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N2 - Rationale: There is substantial state-to-state heterogeneity in tuberculosis (TB) in the United States; better understanding this heterogeneity can inform effective response to TB at the state level, the level at which most TB control efforts are coordinated. Objectives: To characterize drivers of state-level heterogeneity in TB epidemiology in the four U.S. states that bear half the country'sTB burden: California, Florida, New York, and Texas. Methods: We constructed an individual-based model of TB in the four U.S. states and calibrated the model to state-specific demographic and age- and nativity-stratified TB incidence data. We used the model to infer differences in natural history of TB and in future projections of TB. Measurements and Main Results: We found that differences in both demographic makeup (particularly the size and composition of the foreign-born population) and TB transmission dynamics contribute to state-level differences in TB epidemiology. The projected median annual rate of decline in TB incidence in the next decade was substantially higher in Texas (3.3%; 95% range, -5.6 to 10.9) than in California (1.7%; 95% range, -3.8 to 7.1), Florida (1.5%; 95% range, -7.4 to 14), and New York (1.9%; 95% range, -6.4 to 9.8). All scenarios projected a flattening of the decline in TB incidence by 2025 without additional resources or interventions. Conclusions: There is substantial state-level heterogeneity in TB epidemiology in the four states, which reflect both demographic factors and potential differences in the natural history of TB. These differences may inform resource allocation decisions in these states.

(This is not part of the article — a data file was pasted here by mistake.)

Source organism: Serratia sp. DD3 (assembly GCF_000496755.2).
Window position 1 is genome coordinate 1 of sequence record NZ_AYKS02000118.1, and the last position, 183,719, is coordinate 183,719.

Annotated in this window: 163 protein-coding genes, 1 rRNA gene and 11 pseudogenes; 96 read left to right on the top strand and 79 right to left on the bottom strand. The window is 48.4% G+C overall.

AB - Rationale: There is substantial state-to-state heterogeneity in tuberculosis (TB) in the United States; better understanding this heterogeneity can inform effective response to TB at the state level, the level at which most TB control efforts are coordinated. Objectives: To characterize drivers of state-level heterogeneity in TB epidemiology in the four U.S. states that bear half the country'sTB burden: California, Florida, New York, and Texas. Methods: We constructed an individual-based model of TB in the four U.S. states and calibrated the model to state-specific demographic and age- and nativity-stratified TB incidence data. We used the model to infer differences in natural history of TB and in future projections of TB. Measurements and Main Results: We found that differences in both demographic makeup (particularly the size and composition of the foreign-born population) and TB transmission dynamics contribute to state-level differences in TB epidemiology. The projected median annual rate of decline in TB incidence in the next decade was substantially higher in Texas (3.3%; 95% range, -5.6 to 10.9) than in California (1.7%; 95% range, -3.8 to 7.1), Florida (1.5%; 95% range, -7.4 to 14), and New York (1.9%; 95% range, -6.4 to 9.8). All scenarios projected a flattening of the decline in TB incidence by 2025 without additional resources or interventions. Conclusions: There is substantial state-level heterogeneity in TB epidemiology in the four states, which reflect both demographic factors and potential differences in the natural history of TB. These differences may inform resource allocation decisions in these states.